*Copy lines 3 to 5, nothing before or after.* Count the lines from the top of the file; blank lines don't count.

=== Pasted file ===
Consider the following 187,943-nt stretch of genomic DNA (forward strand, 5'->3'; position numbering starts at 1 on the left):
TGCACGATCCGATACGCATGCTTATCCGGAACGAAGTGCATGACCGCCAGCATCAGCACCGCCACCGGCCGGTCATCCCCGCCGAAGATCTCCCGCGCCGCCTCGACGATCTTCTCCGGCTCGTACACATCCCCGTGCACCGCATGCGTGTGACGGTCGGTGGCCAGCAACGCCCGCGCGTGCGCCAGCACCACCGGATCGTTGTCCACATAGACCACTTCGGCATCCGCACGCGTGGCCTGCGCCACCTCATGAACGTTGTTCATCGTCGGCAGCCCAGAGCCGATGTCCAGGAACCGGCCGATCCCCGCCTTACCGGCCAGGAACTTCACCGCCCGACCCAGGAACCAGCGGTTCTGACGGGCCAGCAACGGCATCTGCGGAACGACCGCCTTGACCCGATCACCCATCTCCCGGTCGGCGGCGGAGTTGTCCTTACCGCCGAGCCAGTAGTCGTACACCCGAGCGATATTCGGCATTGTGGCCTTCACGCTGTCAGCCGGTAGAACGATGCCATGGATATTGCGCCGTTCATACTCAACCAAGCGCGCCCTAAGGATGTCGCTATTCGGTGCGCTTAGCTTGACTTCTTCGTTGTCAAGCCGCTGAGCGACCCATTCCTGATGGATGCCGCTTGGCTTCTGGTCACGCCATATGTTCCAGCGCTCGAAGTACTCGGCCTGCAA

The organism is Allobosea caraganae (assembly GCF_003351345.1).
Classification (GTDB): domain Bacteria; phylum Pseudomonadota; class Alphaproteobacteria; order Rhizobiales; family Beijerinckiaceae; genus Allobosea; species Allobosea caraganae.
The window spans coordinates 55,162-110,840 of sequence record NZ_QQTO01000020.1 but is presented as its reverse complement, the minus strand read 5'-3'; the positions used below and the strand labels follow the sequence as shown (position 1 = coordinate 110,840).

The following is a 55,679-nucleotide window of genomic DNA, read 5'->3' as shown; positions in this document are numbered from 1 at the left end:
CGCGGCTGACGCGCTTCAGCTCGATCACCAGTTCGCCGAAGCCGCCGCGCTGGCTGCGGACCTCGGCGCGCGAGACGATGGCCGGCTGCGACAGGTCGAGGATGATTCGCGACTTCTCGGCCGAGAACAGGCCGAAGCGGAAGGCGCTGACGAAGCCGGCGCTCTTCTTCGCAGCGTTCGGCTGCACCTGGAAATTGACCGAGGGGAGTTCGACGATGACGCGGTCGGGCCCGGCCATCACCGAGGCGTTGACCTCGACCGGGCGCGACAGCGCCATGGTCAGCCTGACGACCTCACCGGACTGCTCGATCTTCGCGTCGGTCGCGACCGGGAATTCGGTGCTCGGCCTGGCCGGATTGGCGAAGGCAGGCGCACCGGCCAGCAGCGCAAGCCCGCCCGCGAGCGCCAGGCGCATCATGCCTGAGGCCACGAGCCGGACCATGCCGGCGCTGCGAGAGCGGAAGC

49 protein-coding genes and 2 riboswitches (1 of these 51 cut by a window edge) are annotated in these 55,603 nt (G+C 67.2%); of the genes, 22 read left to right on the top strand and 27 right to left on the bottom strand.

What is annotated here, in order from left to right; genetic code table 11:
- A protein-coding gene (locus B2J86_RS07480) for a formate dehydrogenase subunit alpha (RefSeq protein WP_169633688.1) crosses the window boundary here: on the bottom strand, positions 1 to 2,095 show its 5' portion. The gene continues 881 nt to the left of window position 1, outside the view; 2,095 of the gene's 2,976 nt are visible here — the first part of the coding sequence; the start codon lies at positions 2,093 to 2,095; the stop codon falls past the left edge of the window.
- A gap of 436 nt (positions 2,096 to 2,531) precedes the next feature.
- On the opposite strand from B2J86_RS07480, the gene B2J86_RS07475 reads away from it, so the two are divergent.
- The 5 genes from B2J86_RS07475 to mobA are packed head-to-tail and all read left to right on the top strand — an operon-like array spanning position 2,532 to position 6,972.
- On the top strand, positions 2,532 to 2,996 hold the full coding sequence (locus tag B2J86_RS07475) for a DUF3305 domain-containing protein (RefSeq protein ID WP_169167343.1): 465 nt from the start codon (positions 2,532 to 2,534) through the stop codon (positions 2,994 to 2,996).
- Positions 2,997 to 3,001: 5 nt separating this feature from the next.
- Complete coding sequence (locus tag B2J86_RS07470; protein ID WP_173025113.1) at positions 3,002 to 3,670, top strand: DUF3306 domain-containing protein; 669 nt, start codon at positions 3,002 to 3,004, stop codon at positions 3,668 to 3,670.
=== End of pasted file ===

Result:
The organism is Allobosea caraganae (assembly GCF_003351345.1).
Classification (GTDB): domain Bacteria; phylum Pseudomonadota; class Alphaproteobacteria; order Rhizobiales; family Beijerinckiaceae; genus Allobosea; species Allobosea caraganae.
The window spans coordinates 55,162-110,840 of sequence record NZ_QQTO01000020.1 but is presented as its reverse complement, the minus strand read 5'-3'; the positions used below and the strand labels follow the sequence as shown (position 1 = coordinate 110,840).